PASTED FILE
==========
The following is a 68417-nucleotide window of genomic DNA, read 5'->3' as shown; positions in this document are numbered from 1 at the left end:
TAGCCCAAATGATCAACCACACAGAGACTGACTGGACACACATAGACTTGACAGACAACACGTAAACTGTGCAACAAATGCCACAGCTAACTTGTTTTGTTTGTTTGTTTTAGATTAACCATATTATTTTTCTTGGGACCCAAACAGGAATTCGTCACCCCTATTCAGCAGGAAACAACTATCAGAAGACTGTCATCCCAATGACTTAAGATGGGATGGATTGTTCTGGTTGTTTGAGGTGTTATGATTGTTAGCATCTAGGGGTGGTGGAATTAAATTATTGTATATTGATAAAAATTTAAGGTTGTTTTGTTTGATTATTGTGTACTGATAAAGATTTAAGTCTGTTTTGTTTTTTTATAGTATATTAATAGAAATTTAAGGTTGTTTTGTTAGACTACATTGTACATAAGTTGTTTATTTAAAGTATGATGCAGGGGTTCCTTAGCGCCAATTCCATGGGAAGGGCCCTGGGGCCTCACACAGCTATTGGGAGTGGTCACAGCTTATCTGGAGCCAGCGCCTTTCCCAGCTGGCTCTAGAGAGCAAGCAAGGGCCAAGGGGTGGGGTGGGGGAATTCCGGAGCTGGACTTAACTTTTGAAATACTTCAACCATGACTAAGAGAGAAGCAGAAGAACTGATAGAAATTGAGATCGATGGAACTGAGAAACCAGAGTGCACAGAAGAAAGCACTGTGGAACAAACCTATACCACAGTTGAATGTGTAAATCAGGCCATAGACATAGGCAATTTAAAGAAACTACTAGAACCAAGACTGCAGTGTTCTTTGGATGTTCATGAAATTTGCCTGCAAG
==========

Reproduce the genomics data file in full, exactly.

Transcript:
The following is a 68417-nucleotide window of genomic DNA, read 5'->3' as shown; positions in this document are numbered from 1 at the left end:
TAGCCCAAATGATCAACCACACAGAGACTGACTGGACACACATAGACTTGACAGACAACACGTAAACTGTGCAACAAATGCCACAGCTAACTTGTTTTGTTTGTTTGTTTTAGATTAACCATATTATTTTTCTTGGGACCCAAACAGGAATTCGTCACCCCTATTCAGCAGGAAACAACTATCAGAAGACTGTCATCCCAATGACTTAAGATGGGATGGATTGTTCTGGTTGTTTGAGGTGTTATGATTGTTAGCATCTAGGGGTGGTGGAATTAAATTATTGTATATTGATAAAAATTTAAGGTTGTTTTGTTTGATTATTGTGTACTGATAAAGATTTAAGTCTGTTTTGTTTTTTTATAGTATATTAATAGAAATTTAAGGTTGTTTTGTTAGACTACATTGTACATAAGTTGTTTATTTAAAGTATGATGCAGGGGTTCCTTAGCGCCAATTCCATGGGAAGGGCCCTGGGGCCTCACACAGCTATTGGGAGTGGTCACAGCTTATCTGGAGCCAGCGCCTTTCCCAGCTGGCTCTAGAGAGCAAGCAAGGGCCAAGGGGTGGGGTGGGGGAATTCCGGAGCTGGACTTAACTTTTGAAATACTTCAACCATGACTAAGAGAGAAGCAGAAGAACTGATAGAAATTGAGATCGATGGAACTGAGAAACCAGAGTGCACAGAAGAAAGCACTGTGGAACAAACCTATACCACAGTTGAATGTGTAAATCAGGCCATAGACATAGGCAATTTAAAGAAACTACTAGAACCAAGACTGCAGTGTTCTTTGGATGTTCATGAAATTTGCCTGCAAG